The first Michael Connelly book I read was the Black Echo, starring Harry Bosch. My husband moved swiftly on to Black Ice, Concrete Blonde and beyond, but I stalled on book one--not that I didn't enjoy it; it just felt too long and hard to follow as I read between tasks during the day. Blood Work was good, but I still wasn't hooked. But now The Poet has won. I shall be raiding my husband's bookshelves for months to come, catching up on all I've missed.
The fact that Stephen King wrote the introduction probably put me in the right mood. But Connelly's writing had me hooked right from the start. That first sentence is certainly a killer. And the voice it creates continues to speak, constantly in character, genuine, likeable, mistaken and foolish, or strong and powerful.
The story alternates between first person narrative (from journalist Jack McEvoy) and third person. And it works! I think it might be the first book I've read where the point of view switch really does add to the story. I never felt like the author was hiding things, even though he had to know what's going on. I never felt like I was being misled, even though what I thought I knew turned out to be wrong. I never felt cheated.
The reporter chases his story and investigates his brother's death, steering a path between pleasing his editor and being fair to the people he knows and loves. Meanwhile a killer steers his own path, living in shadows and seeking the limelight of fame. But is the press the right tool to shine on him?
I loved the mixed motives, tangled emotions, and honest commentary in this book. I came to care for the characters and found myself still seeking answers every time I put down the page. By the end, shocked and startled by those final revelations, I find I'm eager for more. So where's that list of which book comes where, and what should I read next.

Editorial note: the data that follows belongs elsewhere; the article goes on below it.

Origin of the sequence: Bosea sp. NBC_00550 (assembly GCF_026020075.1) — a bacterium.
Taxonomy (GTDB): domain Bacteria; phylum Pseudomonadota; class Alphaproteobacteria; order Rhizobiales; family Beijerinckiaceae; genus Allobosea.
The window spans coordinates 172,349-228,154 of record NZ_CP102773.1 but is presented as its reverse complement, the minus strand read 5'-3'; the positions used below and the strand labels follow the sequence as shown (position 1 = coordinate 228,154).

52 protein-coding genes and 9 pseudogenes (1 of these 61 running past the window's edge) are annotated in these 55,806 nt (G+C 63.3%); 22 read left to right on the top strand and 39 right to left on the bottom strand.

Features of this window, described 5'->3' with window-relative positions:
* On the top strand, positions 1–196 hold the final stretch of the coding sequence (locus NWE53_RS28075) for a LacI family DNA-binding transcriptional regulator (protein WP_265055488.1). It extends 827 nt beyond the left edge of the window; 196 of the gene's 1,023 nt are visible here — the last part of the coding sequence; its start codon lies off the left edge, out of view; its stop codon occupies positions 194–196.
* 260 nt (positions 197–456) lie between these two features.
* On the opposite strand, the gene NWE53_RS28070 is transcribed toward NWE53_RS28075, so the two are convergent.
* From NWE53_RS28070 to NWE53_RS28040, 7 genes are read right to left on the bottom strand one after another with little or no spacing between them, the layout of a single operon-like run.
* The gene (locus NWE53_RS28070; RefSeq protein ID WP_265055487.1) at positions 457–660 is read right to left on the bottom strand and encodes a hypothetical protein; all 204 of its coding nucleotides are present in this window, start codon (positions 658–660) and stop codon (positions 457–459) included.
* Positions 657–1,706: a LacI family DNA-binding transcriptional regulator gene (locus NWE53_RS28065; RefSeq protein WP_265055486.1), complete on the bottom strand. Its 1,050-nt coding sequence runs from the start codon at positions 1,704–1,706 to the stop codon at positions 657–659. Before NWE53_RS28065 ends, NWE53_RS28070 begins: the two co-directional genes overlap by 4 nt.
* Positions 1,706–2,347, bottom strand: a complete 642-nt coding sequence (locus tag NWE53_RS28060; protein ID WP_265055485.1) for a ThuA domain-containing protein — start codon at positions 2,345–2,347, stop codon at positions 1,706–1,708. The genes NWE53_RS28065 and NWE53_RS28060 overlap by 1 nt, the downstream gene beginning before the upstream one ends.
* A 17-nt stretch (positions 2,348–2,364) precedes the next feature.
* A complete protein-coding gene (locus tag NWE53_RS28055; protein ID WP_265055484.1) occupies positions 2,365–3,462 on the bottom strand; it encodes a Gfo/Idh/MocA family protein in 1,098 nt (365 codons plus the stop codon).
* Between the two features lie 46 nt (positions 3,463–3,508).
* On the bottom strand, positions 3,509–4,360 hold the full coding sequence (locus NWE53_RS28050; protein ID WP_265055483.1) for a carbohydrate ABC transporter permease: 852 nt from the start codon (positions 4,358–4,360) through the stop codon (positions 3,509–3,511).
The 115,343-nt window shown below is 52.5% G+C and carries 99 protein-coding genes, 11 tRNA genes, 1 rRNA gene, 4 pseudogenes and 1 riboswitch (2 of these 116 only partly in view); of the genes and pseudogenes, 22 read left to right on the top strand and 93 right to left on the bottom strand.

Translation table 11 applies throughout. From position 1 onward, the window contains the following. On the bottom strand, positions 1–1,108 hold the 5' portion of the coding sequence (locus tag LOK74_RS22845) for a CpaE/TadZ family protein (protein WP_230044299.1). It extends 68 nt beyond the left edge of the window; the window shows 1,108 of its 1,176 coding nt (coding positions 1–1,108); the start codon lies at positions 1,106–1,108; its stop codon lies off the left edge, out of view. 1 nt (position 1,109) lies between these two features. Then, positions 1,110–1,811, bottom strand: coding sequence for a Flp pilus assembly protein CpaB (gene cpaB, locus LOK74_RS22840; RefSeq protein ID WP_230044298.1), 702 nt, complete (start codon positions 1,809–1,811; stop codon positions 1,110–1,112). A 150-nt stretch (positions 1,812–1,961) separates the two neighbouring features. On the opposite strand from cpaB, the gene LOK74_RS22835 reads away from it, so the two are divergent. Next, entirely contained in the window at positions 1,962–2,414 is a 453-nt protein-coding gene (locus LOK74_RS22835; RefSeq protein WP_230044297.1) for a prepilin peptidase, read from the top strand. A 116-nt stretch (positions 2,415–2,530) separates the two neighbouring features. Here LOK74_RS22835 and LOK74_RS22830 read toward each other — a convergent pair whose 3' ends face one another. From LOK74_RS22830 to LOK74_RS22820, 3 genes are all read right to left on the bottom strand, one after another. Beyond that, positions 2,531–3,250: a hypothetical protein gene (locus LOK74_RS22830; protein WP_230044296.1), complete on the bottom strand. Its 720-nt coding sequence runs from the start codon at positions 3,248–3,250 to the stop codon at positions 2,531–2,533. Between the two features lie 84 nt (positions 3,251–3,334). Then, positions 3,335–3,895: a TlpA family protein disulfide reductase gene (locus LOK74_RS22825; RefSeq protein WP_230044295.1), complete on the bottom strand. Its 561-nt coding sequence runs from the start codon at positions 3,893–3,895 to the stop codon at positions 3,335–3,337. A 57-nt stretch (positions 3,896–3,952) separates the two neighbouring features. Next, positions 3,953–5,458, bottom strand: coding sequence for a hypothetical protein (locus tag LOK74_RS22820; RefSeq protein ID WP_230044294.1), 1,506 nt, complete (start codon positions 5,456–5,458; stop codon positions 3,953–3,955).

Yes, dear husband, I'm finally hooked on Michael Connelly.
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About the reviewer
Sheila Deeth (SheilaDeeth)
Sheila Deeth's first novel, Divide by Zero, has just been released in print and ebook formats. Find it on Amazon, Barnes and Noble, Powells, etc. Her spiritual speculative novellas can be found at … more
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Jack McEvoy is a Denver crime reporter with the stickiest assignment of his career. His twin brother, homicide detective Sean McEvoy, was found dead in his car from a self-inflicted bullet wound to the head--an Edgar Allen Poe quote smeared on the windshield. Jack is going to write the story. The problem is that Jack doesn't believe that his brother killed himself, and the more information he uncovers, the more it looks like Sean's death was the work of a serial killer. Jack's research turns up similar cases in cities across the country, and within days, he's sucked into an intense FBI investigation of an Internet pedophile who may also be a cop killer nicknamed the Poet. It's only a matter of time before the Poet kills again, and as Jack and the FBI team struggle to stay ahead of him, the killer moves in, dangerously close.
In a break from his Harry Bosch novels--including The Concrete Blonde and The Last Coyote--Edgar-winning novelist Michael Connelly creates a new hero who is a lot greener but no less believable. The Poet will keep readers holding their breath until the very end: the characters are multilayered, the plot compelling, and the denouement a true surprise. Connelly fans will not be disappointed. --Mara Friedman--This text refers to the Mass Market Paperback edition.